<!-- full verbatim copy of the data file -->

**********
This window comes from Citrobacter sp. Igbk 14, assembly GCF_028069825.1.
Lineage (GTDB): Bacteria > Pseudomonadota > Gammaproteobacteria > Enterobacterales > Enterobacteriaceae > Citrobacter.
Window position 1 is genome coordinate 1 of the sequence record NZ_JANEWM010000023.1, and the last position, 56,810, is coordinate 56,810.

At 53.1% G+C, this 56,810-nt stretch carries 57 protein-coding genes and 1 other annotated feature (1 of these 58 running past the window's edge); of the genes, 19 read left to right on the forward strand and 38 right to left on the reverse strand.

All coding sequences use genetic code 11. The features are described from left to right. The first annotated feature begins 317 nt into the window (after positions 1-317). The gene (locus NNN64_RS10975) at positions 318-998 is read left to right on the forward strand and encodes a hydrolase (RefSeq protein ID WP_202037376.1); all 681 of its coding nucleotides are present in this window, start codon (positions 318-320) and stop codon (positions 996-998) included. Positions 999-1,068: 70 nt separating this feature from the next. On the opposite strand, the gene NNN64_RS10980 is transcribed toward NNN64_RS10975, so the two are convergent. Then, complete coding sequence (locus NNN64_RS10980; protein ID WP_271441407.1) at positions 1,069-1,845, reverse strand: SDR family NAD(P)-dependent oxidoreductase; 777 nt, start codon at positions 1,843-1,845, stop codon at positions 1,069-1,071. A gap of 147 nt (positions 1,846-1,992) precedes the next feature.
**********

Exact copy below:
This window comes from Citrobacter sp. Igbk 14, assembly GCF_028069825.1.
Lineage (GTDB): Bacteria > Pseudomonadota > Gammaproteobacteria > Enterobacterales > Enterobacteriaceae > Citrobacter.
Window position 1 is genome coordinate 1 of the sequence record NZ_JANEWM010000023.1, and the last position, 56,810, is coordinate 56,810.

At 53.1% G+C, this 56,810-nt stretch carries 57 protein-coding genes and 1 other annotated feature (1 of these 58 running past the window's edge); of the genes, 19 read left to right on the forward strand and 38 right to left on the reverse strand.

All coding sequences use genetic code 11. The features are described from left to right. The first annotated feature begins 317 nt into the window (after positions 1-317). The gene (locus NNN64_RS10975) at positions 318-998 is read left to right on the forward strand and encodes a hydrolase (RefSeq protein ID WP_202037376.1); all 681 of its coding nucleotides are present in this window, start codon (positions 318-320) and stop codon (positions 996-998) included. Positions 999-1,068: 70 nt separating this feature from the next. On the opposite strand, the gene NNN64_RS10980 is transcribed toward NNN64_RS10975, so the two are convergent. Then, complete coding sequence (locus NNN64_RS10980; protein ID WP_271441407.1) at positions 1,069-1,845, reverse strand: SDR family NAD(P)-dependent oxidoreductase; 777 nt, start codon at positions 1,843-1,845, stop codon at positions 1,069-1,071. A gap of 147 nt (positions 1,846-1,992) precedes the next feature.